Portable UV holographic microscope for high-contrast protein crystal imaging

IN ProCrystal Protein Crystallization Covers

Methods and materials that facilitate the distinction between salt and protein crystals are extremely valuable to crystallographers. The rapid identification of promising crystallization conditions helps to streamline a process that is otherwise largely unpredictable. A commonly used approached is based on the properties of protein crystals to emit fluorescence when excited with UV light. It offers the advantage of conserving protein crystals for subsequent microseeding experiments. Dual-mode optical microscopes are typically used. However, they are relatively bulky and expensive as they require optical-grade optics. An interesting new paper demonstrates how a portable, cost-effective, on-chip holographic imaging device could be utilized to derive information about the nature of the crystal being observed. ProCrystals protein crystallization covers, are routinely used for crystallization screening and are compatible both with traditional fluorescent microscopy as well with the innovative device described in this study. Learn more here: https://aip.scitation.org/doi/10.1063/1.5080158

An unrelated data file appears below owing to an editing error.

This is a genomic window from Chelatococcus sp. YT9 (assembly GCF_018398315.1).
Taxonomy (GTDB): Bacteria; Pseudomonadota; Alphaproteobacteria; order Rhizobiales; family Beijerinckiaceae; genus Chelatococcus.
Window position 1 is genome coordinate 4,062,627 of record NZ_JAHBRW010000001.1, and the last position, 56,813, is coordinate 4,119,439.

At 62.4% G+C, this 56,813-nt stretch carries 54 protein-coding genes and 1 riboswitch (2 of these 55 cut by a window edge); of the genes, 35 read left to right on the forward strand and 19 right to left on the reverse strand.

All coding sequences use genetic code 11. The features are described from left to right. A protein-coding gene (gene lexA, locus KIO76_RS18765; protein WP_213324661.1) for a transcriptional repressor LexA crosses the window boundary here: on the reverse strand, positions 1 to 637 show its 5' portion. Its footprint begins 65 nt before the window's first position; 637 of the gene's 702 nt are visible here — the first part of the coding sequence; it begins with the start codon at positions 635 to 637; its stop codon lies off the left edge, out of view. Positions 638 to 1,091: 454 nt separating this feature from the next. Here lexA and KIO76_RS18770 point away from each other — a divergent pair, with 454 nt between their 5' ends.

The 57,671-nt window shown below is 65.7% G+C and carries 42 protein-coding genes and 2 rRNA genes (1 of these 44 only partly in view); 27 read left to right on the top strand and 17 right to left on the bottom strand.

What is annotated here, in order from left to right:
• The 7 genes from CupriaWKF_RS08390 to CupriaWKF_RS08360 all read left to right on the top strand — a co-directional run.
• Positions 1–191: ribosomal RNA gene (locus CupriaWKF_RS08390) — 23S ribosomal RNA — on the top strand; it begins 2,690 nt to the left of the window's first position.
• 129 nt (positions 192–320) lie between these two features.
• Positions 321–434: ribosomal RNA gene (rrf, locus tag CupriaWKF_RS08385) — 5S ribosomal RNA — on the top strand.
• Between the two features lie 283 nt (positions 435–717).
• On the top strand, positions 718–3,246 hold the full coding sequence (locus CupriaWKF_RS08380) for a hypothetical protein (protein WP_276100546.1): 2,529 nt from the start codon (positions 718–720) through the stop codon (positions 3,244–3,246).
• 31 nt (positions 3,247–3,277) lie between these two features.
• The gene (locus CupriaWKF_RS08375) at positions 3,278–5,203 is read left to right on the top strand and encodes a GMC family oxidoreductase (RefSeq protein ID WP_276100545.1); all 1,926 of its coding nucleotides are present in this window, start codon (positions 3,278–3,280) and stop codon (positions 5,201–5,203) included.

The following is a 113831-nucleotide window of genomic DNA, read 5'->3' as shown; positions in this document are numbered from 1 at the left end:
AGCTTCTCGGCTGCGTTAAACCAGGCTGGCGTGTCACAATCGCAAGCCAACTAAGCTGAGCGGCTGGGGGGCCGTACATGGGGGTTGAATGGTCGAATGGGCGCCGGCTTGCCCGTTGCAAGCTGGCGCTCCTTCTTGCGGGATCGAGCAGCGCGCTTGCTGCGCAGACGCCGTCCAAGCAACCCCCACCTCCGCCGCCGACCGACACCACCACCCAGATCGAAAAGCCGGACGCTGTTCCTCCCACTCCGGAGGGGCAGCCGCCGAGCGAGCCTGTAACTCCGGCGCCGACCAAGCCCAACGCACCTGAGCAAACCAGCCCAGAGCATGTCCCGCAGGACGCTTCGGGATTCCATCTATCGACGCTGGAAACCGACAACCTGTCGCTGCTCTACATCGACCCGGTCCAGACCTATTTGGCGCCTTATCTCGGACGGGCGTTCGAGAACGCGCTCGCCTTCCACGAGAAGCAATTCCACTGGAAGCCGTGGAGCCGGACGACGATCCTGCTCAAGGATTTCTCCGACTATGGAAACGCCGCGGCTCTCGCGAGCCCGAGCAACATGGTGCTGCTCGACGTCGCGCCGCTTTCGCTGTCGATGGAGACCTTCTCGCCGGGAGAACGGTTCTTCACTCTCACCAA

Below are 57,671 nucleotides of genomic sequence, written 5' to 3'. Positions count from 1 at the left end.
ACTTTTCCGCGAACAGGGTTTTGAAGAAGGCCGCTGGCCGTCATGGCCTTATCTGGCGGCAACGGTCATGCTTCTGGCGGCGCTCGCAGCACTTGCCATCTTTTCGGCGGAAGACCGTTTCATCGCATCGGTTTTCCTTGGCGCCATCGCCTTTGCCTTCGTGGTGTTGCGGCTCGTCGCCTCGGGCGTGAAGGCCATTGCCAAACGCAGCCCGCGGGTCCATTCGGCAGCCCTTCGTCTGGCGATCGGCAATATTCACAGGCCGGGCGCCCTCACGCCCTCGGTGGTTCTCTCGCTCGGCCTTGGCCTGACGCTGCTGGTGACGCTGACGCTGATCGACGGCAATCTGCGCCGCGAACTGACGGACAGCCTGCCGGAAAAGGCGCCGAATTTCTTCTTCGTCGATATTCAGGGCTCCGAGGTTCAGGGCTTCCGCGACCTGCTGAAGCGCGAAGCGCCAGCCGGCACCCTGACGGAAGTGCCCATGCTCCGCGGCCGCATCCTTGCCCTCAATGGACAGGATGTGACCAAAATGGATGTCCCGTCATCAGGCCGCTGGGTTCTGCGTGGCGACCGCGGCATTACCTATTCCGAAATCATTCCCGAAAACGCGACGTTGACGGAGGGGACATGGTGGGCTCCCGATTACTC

Portable UV holographic microscope for high-contrast protein crystal imaging
Brightfield microscope images (a), holographic amplitude reconstructions (b) and X-ray diffraction data (c) of proteinase K, sodium chloride, and ammonium sulfate crystals. Proteinase K crystals appear significantly darker compared to the background level due to the strong UV absorption at 280 nm, unlike salt crystals. X-ray diffraction data further confirm the distinction between macromolecule crystals and salt crystals by the lower resolution reflections that occur as the result of larger spacing between symmetric elements of the crystals.